Thanks for the update. I understand the importance of including the 1099-M “earnings” as Other income on my 1040. But could you help your loyal and victimized readers out by also telling us where to deduct the amount out. Specifically, what line would the off-set be entered on. I know that you do not give tax advise, but your source, Eva Rosenberg’s guideance is much appreciated. Thanks, R. lanza

  • D Renz

    I have yet to figure out how miles are income under any scenario other than a sweepstakes win. Is the $0.25 that I save on my bread when I use a coupon at Kroger taxable income? How about when my 5th sandwhich at my deli is free? Of course not. It is a discount to the price I am paying for the bread or the sandwich. Miles are just a delayed discount, not income.

    Now if my miles were earning additional “interest miles” while sitting in my account that would be a different story.

    Politicians have been smart enough not to try and tap miles as a revenue source. Citi is just using this as another tax dodge.

  • ken

    Oh yea and those miles arent even your the are the airlines miles. So how can you pay taxes on something that isnt even yours?

  • Robert lanza

    PS:

    Tim,
    In preparing a valid arguement for the IRS and a more reasonable valuation of 20,000 AA miles, I requested some quotes from airline brokers. I got only 2 offers to buy miles and they were at $0.01 and $0.011 per mile. However, no one would buy 20,000 miles and would only consider buying lots of 110,000 and up.

    As a result, the fair maket value of 20,000 miles is zero and as a supplement to an existing mileage portfolio, it seems to have a cash value of about 1 cent per mile.

    While fliers desperate to top off accounts can and do pay $0.025 per mile to American, you cannot receive cash at that rate as a seller. Fair market value must consider both the buy and sell side (bid and ask) to arrive at a fair valuation. It was an arrogant move on the part of Citi to saddle customers with this tax liability. There needs to be a public out cry

  • Steve

    R Cohen hits on why it’s to Citi’s advantage to value the miles at 2.5 cents per mile. If they send a 1099 at 2.5 cents per mile, they’ve got justification for deducting that promotional expense at 2.5 cents per mile, even though it cost them a lot less than that.

  • DaveS

    It does look like an accounting trick by Citibank. Overvalue the miles, issue 1099s, and reduce their own taxes. I would definitely not want to bank with them. Credit cards are a separate issue, since I don’t believe anyone has received a 1099 for a credit card bonus. But I think that the argument that the airlines insist that they, not the customer, own the miles, is a pretty strong one for some lawyer to challenge Citibank with.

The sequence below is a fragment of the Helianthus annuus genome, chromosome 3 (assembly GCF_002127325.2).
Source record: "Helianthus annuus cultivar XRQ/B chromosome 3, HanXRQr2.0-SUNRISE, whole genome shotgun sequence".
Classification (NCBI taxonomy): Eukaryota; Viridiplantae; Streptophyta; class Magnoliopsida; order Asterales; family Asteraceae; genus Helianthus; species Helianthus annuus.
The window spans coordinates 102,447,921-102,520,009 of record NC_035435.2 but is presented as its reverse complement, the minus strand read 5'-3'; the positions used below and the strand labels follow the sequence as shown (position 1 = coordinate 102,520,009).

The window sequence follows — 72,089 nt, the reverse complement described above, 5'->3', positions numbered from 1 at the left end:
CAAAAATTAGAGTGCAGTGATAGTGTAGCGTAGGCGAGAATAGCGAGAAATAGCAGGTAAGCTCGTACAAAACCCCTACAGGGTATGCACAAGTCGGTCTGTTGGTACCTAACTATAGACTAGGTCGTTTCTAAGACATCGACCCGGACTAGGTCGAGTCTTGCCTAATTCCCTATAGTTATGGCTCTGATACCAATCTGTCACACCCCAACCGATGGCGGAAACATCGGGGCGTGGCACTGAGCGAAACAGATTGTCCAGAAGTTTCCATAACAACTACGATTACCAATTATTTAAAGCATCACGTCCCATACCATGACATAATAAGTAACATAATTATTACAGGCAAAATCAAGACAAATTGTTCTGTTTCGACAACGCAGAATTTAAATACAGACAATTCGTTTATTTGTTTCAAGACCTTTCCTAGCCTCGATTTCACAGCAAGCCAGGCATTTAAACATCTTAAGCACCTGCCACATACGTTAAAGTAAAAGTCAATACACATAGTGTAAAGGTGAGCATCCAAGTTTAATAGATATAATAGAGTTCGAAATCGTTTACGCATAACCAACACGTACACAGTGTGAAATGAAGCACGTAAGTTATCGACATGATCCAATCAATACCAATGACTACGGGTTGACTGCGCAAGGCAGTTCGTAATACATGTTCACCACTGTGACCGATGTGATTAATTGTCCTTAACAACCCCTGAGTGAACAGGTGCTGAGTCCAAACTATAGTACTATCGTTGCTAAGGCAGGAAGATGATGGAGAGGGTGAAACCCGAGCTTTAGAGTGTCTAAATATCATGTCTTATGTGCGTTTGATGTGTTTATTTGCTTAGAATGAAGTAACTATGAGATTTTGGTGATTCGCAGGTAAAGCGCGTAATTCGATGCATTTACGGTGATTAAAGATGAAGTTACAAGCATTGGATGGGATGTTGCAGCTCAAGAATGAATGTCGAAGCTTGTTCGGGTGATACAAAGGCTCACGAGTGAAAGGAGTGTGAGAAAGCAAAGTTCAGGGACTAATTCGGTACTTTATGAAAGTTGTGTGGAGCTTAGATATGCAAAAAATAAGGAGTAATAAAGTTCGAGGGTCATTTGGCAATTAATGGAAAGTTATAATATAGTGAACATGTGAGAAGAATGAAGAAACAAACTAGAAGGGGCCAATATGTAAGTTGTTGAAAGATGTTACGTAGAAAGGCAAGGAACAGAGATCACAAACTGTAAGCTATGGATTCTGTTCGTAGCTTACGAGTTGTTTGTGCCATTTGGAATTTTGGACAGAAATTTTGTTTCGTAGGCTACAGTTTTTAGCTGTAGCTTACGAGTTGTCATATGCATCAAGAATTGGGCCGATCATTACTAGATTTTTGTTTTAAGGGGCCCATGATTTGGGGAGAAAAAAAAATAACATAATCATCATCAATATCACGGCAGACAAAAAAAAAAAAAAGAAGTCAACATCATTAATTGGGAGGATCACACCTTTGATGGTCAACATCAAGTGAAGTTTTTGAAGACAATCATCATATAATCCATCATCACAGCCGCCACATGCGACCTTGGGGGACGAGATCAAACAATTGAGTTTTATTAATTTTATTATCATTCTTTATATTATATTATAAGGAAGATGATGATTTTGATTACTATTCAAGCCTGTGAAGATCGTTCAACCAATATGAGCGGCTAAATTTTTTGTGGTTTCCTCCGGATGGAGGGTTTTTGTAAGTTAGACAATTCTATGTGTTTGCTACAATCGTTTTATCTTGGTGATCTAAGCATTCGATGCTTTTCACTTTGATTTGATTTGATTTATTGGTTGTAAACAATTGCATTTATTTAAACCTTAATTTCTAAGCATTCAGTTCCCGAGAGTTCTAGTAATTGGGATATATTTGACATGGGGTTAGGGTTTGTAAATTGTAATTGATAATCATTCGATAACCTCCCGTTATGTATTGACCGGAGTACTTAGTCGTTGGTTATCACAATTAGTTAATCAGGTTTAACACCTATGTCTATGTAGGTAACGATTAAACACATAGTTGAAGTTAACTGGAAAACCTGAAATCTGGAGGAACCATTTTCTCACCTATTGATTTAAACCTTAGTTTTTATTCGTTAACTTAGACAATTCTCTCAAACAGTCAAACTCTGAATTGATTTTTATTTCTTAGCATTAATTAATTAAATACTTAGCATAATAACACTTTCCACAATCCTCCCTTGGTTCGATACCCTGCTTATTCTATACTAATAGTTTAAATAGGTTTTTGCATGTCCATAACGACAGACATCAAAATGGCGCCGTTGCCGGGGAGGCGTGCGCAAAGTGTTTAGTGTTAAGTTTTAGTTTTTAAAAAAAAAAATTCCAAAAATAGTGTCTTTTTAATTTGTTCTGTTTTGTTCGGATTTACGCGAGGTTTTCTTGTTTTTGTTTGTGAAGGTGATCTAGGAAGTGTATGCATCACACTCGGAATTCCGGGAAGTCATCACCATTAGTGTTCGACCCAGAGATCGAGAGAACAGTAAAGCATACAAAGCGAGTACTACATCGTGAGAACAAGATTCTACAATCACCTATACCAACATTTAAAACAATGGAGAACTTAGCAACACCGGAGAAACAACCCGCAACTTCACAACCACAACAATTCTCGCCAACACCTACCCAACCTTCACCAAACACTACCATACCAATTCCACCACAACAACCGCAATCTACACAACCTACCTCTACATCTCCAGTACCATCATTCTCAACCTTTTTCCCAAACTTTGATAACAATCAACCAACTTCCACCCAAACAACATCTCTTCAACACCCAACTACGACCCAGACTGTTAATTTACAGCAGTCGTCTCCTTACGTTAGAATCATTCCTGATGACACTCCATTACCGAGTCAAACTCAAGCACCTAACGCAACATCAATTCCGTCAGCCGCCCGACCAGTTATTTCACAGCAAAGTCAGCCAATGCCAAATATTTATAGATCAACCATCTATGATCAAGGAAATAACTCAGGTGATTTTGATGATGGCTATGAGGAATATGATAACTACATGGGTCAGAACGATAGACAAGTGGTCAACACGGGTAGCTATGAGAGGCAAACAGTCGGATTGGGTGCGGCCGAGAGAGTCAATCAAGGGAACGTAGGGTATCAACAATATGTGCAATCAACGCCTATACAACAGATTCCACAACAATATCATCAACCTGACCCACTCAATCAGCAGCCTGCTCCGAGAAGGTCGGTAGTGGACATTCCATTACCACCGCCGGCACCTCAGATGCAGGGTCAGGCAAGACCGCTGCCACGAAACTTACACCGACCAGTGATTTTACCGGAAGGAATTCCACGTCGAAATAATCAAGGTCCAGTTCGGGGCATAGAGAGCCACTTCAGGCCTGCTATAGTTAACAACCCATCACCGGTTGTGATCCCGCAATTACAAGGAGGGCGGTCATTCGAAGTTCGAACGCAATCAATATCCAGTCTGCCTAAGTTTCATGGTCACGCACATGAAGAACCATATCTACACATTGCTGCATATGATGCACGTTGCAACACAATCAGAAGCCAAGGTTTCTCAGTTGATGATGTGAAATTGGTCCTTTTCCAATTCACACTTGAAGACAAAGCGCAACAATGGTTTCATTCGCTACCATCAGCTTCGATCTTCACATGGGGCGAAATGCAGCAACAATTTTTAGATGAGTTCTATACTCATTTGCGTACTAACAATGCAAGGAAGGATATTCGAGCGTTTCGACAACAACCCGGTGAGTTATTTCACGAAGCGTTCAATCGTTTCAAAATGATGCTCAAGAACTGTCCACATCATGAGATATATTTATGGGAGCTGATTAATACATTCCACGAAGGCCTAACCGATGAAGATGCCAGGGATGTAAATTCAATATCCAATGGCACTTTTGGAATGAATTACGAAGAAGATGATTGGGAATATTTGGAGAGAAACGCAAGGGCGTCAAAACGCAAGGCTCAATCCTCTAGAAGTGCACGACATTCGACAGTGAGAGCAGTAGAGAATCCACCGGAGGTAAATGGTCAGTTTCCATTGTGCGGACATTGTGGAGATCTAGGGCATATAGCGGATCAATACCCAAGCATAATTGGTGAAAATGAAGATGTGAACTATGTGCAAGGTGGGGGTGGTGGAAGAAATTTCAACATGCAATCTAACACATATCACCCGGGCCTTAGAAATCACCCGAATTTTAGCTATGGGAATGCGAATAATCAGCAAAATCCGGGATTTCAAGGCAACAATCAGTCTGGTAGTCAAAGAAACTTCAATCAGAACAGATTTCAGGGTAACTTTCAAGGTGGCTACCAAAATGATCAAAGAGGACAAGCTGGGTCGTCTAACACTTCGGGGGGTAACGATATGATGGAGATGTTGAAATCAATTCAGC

• Ray

    Or, you could also file your taxes using Turbo Tax, then claim ignorance and ineptness at filing your return correctly, just as Timothy Geithner did. And yet, he STILL got the job as Treasury Secretary. If Timothy Geithner can get away with it, then SO CAN WE!

  • theSuperStar

    I’m glad I don’t back with Citi.

  • Ken

    I wouldn’t mind if I could pay my taxes to the IRS in miles.

  • TM

    Why does everyone think Citibank paid less than $0.025/mile? The miles my hotel buys to give to frequent guests costs $0.03/mile

  • Robert

    Remember what happened to Bank of America and their fees. Let your voice be hear by CitiBank and jump on this petition:

    http://www.change.org/petitions/citibank-reissue-1099-misc-forms-to-customers-who-opened-citibank-accounts#

  • Carey

    I opened an account with Citi and got a 1099. I declared the outrageous value they put on the 1099 and VOWED to NEVER AGAIN DEAL WITH THEM. They’re slitting their own throat by this approach.

  • Mark

    Citi’s tax liability has NOTHING to do with issuing 1099s. It will deduct whatever it paid for those miles as a cost, which reduces profit. That deduction will be valid regardless of any 1099 form.

  • Marc

    I’ve been hearing about this every tax year. The first time taxing FF miles was proposed was 1992.

  • Kevin

    If I never use the miles, can I write them off as a loss? I’m sure it would be depreciated since the amount of miles to trade in to get anywhere continues to go up.
    Would they be considered Capital Gains if I use those miles in business whether or not I generate or lose revenue?
    These are the silly things the tax code and banks force you to ask when the proverbial can of worms is opened.

  • FRUSTRATED

    When the airlines tax their own employees for commuting pilots and flight attendants not living in their hub cities, and the lifetime free travel while employed or retired, not to mention free parking at any airport, then they can worry about taxing the rest of us. I won two airline tickets on yahoo and got a 1099.

  • http://profile.yahoo.com/FVRCNWOITQBJYSNJ7NN73GKTN4 TXSteve

    Uh hello, it’s a tax deduction for Citi so of course they report it and at much higher than what it is really worth.

  • http://profile.yahoo.com/FVRCNWOITQBJYSNJ7NN73GKTN4 TXSteve

    Uh hello, it’s a tax deduction for Citi so of course they report it and at much higher than what it is really worth.